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Why we need secondary data files in SQL server?

Posted on 2009-05-07
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Why we need secondary datafiles in the database? What are thier advantages? Also why we need multiple secondary files?
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Question by:asqldba
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Tapan Pattanaik earned 250 total points
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Secondary data files:
Secondary data files make up all the data files, other than the primary data file. Some databases may not have any secondary data files, while others have several secondary data files. The recommended file name extension for secondary data files is .ndf.

For more details check this below link:

http://msdn.microsoft.com/en-us/library/ms179316.aspx
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by:Tapan Pattanaik
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hi asqldba,
                 Check these links ,
             

Secondary data files:
Secondary data files make up all the data files, other than the primary data file. Some databases may not have any secondary data files, while others have several secondary data files. The recommended file name extension for secondary data files is .ndf.

For more details check this below link:

http://msdn.microsoft.com/en-us/library/ms179316.aspx

http://www.dotnetspider.com/resources/19525-Database-Files-SQL-Server.aspx
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by:asqldba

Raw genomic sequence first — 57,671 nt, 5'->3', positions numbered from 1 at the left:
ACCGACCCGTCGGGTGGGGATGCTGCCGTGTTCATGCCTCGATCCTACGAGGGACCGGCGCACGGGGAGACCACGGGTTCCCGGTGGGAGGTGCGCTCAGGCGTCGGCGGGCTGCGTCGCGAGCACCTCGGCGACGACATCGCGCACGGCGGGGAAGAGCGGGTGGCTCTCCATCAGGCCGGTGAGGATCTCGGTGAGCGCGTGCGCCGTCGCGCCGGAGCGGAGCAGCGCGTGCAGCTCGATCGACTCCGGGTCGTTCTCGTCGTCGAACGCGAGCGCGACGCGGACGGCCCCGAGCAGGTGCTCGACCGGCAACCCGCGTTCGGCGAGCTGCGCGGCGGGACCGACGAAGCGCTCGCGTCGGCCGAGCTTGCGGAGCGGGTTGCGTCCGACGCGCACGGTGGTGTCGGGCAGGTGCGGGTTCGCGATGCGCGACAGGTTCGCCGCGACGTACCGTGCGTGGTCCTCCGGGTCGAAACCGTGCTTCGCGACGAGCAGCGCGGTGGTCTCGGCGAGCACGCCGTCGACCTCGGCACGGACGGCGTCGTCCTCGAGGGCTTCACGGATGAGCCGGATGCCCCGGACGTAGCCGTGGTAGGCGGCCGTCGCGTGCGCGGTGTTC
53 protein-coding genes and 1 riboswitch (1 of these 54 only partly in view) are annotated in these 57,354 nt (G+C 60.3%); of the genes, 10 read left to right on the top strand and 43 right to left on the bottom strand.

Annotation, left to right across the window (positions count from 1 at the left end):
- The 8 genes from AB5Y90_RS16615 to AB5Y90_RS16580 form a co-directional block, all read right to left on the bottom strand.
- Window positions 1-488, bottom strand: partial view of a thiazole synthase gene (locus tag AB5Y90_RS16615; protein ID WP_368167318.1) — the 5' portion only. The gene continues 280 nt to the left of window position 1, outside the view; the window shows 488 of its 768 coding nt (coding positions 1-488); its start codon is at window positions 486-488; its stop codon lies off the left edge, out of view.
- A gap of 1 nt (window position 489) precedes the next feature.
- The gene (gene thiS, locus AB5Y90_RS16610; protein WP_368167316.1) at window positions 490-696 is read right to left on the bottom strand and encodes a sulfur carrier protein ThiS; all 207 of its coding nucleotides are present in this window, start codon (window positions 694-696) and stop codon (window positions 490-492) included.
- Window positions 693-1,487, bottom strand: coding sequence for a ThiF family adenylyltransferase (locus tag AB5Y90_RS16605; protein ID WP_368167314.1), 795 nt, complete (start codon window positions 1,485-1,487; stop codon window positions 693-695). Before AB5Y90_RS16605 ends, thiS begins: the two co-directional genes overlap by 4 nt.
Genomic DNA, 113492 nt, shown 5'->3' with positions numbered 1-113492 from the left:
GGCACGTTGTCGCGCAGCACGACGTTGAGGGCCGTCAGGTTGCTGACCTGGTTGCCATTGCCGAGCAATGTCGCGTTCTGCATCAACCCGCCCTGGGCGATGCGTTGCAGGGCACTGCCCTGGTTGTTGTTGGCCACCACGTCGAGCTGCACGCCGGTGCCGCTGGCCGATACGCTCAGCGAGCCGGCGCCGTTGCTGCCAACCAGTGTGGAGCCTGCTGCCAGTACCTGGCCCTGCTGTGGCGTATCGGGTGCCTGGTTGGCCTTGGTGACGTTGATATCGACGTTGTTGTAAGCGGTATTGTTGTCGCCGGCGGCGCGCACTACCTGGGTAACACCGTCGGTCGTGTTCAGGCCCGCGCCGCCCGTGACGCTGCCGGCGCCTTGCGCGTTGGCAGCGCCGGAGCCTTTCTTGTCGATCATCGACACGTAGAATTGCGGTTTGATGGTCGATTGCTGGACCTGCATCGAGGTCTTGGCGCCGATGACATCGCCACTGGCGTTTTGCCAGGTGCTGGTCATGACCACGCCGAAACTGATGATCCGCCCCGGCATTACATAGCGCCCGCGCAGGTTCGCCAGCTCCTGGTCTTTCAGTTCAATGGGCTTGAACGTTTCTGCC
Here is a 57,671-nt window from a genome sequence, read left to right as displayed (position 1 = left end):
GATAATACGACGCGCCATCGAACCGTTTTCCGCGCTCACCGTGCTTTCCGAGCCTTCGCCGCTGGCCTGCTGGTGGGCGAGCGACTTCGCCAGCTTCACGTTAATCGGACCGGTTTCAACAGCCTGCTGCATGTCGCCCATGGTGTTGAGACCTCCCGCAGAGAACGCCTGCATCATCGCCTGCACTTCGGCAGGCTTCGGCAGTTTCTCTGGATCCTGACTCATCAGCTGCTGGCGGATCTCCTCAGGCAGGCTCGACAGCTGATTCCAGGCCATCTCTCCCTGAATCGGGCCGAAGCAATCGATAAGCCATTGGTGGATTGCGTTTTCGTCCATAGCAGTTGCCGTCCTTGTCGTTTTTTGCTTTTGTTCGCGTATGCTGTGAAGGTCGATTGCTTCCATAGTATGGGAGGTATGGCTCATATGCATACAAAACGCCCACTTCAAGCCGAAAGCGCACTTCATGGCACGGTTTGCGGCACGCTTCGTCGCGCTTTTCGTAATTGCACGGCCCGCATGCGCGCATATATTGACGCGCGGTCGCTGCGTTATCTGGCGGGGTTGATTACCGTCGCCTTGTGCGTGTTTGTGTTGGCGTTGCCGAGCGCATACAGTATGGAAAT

ID: 24332243
I do understand that there are 3 type of file: Primary, Secondary and Log. My question is why we need secondary data files? Why can't we just keep just two? MDF and LDFs are needed but why we need NDF?
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by:Tapan Pattanaik
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hi asqldba,

The big question now is why do we need secondary database files when I can store data in primary database files?

Well this has certain advantages and disadvantages. The main disadvantage of multiple database files is administration. You need to remember these different files, their locations, and their use. The main advantage is that you can place these files on separate physical hard disks, avoiding the creation of hot spots and thereby improving performance. When you use database files, you can back up individual database files rather than the whole database in one session.
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by:Tapan Pattanaik
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by:Jerryuk007
Jerryuk007 earned 250 total points
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The main reason I see as having multiple data files is so you can split a large database across multiple drives, or separate indexes, etc... for better performance. Or backup the database in "steps" (as mentioned above)

On small to average size database, I would generally use just one data file and one log file (there are of course a few exceptions...)

Jerry
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